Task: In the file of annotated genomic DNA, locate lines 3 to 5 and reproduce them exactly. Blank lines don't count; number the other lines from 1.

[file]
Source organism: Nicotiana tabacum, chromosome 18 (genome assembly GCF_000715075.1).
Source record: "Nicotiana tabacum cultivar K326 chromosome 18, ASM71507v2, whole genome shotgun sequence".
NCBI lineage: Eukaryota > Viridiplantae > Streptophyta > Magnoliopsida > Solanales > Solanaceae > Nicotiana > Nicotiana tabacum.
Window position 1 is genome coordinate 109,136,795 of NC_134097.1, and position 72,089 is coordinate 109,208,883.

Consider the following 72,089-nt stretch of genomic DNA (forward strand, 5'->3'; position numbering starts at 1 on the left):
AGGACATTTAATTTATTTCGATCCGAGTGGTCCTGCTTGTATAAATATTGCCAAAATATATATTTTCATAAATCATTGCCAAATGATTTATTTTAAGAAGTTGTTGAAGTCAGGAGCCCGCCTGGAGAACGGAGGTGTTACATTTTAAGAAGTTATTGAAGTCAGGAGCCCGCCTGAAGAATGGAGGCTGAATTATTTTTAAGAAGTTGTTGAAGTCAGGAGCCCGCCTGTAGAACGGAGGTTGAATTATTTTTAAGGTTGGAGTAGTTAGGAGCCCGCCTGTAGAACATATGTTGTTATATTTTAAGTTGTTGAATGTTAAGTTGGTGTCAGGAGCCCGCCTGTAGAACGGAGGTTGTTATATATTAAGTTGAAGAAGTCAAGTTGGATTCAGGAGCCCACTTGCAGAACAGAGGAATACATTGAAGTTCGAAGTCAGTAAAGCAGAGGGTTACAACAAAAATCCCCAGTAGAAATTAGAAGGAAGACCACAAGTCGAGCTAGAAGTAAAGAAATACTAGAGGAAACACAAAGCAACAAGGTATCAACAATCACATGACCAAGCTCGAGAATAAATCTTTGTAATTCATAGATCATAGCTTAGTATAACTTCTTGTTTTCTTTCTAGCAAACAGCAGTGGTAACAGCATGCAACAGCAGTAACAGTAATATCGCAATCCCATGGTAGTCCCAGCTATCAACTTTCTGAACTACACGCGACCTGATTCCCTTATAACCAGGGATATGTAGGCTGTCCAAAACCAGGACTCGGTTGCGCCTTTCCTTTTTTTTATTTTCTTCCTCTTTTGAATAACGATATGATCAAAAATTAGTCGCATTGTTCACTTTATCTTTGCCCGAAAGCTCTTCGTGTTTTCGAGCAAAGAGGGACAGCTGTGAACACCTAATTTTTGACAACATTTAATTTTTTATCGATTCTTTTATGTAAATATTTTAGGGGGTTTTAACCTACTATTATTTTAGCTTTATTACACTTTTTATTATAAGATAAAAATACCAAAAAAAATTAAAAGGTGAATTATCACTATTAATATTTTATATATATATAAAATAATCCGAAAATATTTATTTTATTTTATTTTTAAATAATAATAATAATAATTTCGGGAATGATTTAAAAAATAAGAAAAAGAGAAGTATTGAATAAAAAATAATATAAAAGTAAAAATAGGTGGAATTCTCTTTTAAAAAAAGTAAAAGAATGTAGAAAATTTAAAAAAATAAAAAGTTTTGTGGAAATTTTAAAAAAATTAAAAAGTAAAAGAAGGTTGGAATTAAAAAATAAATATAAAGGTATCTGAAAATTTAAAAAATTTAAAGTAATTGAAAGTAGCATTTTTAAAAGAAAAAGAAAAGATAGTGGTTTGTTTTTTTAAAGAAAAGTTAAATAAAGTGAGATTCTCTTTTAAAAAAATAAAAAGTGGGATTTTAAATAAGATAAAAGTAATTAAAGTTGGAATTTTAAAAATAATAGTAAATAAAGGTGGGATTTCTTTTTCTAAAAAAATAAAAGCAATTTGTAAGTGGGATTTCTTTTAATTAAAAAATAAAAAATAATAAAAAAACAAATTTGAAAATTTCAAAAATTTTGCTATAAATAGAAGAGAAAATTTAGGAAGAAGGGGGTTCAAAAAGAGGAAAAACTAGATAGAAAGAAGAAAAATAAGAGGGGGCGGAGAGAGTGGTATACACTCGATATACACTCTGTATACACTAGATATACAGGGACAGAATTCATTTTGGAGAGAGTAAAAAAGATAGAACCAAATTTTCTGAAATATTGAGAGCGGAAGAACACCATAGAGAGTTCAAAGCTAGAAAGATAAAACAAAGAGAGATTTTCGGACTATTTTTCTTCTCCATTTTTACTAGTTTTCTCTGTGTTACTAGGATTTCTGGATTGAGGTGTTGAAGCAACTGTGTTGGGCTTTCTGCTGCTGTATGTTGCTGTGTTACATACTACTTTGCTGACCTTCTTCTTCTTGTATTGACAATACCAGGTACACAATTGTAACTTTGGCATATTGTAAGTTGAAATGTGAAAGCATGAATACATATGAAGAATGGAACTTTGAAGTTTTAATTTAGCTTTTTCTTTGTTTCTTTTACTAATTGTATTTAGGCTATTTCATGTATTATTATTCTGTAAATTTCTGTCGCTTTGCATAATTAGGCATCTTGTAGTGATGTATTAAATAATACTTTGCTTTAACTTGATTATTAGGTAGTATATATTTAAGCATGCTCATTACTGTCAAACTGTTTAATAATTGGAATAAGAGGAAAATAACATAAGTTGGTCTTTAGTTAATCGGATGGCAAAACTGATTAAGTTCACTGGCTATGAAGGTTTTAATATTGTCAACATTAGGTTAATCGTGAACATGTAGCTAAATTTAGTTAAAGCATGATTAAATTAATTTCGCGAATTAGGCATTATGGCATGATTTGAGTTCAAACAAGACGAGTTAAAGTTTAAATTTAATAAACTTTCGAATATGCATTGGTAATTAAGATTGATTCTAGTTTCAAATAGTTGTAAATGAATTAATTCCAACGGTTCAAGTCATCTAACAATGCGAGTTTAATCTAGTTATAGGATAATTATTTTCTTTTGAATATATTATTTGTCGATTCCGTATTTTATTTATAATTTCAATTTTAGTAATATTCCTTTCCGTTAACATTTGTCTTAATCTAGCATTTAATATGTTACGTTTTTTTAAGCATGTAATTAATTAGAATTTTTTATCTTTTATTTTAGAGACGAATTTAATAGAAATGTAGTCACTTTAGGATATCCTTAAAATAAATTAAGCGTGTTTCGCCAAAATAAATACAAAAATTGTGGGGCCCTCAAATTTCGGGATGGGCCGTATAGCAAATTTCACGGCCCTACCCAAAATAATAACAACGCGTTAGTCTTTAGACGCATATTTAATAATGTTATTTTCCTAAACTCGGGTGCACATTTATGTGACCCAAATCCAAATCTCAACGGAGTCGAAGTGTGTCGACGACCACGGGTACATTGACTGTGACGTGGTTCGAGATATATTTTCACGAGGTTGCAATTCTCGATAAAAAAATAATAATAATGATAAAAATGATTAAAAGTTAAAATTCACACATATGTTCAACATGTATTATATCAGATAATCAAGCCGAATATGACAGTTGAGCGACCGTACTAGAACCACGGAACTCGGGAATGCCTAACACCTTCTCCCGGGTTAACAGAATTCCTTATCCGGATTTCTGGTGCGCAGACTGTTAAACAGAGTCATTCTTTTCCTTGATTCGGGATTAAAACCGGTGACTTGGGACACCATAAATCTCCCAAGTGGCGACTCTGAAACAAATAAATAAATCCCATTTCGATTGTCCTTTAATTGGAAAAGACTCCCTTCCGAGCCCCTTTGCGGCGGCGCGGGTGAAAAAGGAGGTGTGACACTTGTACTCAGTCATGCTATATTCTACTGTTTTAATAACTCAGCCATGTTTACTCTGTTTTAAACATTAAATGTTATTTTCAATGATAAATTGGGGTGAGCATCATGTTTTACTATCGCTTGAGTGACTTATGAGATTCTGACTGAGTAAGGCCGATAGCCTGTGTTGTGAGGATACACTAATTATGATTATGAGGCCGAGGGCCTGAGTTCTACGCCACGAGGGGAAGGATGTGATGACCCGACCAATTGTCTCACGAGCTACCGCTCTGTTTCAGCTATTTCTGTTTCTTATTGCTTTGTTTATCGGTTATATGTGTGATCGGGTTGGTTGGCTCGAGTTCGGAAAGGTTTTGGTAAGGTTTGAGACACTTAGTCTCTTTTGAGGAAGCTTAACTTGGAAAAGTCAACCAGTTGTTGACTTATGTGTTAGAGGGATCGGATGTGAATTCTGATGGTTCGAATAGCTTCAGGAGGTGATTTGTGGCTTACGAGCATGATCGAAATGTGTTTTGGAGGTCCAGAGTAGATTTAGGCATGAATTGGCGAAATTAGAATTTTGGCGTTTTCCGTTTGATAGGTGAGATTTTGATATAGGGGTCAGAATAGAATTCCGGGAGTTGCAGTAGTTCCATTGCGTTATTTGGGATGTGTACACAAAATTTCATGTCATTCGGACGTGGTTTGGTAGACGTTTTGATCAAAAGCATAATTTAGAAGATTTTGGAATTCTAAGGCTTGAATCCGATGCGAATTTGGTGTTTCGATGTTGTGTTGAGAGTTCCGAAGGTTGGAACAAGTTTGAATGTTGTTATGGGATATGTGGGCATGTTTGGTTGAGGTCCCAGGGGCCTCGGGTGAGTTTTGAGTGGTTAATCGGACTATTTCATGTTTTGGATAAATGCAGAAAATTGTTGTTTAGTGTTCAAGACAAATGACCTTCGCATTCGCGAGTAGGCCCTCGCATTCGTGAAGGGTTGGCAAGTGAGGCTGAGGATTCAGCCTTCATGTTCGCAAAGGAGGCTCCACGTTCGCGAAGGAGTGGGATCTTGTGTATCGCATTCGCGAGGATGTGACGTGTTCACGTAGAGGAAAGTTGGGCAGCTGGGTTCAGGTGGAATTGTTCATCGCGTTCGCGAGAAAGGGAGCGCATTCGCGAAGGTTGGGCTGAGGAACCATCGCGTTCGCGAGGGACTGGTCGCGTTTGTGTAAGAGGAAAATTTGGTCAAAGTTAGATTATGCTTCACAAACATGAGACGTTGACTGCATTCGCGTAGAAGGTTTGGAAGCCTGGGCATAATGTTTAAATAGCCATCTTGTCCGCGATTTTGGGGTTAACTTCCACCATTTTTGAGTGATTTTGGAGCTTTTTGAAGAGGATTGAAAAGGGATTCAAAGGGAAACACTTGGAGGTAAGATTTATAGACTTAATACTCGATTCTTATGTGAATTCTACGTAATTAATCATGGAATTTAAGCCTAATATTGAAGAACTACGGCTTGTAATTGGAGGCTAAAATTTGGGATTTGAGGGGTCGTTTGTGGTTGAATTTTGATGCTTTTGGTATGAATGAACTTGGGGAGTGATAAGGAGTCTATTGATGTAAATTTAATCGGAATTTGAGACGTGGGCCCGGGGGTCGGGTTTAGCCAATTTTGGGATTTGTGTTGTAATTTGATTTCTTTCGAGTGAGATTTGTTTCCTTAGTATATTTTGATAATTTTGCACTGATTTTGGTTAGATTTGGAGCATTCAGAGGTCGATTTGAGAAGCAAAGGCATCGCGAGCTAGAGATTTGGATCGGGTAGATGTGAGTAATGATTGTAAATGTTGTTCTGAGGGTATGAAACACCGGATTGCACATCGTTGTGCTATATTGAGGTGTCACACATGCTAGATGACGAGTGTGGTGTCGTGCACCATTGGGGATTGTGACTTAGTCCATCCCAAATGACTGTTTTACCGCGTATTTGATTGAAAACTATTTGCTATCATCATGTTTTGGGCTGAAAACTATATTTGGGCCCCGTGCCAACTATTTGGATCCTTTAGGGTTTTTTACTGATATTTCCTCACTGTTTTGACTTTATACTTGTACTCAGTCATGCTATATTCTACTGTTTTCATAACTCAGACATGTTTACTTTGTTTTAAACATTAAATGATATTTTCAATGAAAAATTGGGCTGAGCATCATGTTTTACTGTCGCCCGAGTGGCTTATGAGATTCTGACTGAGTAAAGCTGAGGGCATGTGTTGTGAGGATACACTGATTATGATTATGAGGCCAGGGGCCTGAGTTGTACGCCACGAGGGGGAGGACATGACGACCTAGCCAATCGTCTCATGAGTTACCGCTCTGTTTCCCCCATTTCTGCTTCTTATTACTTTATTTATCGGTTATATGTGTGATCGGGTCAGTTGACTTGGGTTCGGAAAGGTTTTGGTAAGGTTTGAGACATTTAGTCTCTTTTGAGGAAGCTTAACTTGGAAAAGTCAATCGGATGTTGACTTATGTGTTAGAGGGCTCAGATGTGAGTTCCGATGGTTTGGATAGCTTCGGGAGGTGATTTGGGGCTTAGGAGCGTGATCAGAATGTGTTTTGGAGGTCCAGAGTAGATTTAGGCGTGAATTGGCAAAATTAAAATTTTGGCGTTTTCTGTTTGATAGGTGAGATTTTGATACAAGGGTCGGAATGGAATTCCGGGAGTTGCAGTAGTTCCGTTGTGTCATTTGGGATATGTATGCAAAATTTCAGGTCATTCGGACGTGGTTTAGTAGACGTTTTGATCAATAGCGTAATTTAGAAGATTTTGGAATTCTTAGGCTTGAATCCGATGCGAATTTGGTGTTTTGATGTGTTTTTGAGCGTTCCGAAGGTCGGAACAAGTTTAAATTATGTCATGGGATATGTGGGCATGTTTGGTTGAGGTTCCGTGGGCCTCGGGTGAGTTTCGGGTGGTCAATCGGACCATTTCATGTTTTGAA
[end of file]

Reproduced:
NCBI lineage: Eukaryota > Viridiplantae > Streptophyta > Magnoliopsida > Solanales > Solanaceae > Nicotiana > Nicotiana tabacum.
Window position 1 is genome coordinate 109,136,795 of NC_134097.1, and position 72,089 is coordinate 109,208,883.

Consider the following 72,089-nt stretch of genomic DNA (forward strand, 5'->3'; position numbering starts at 1 on the left):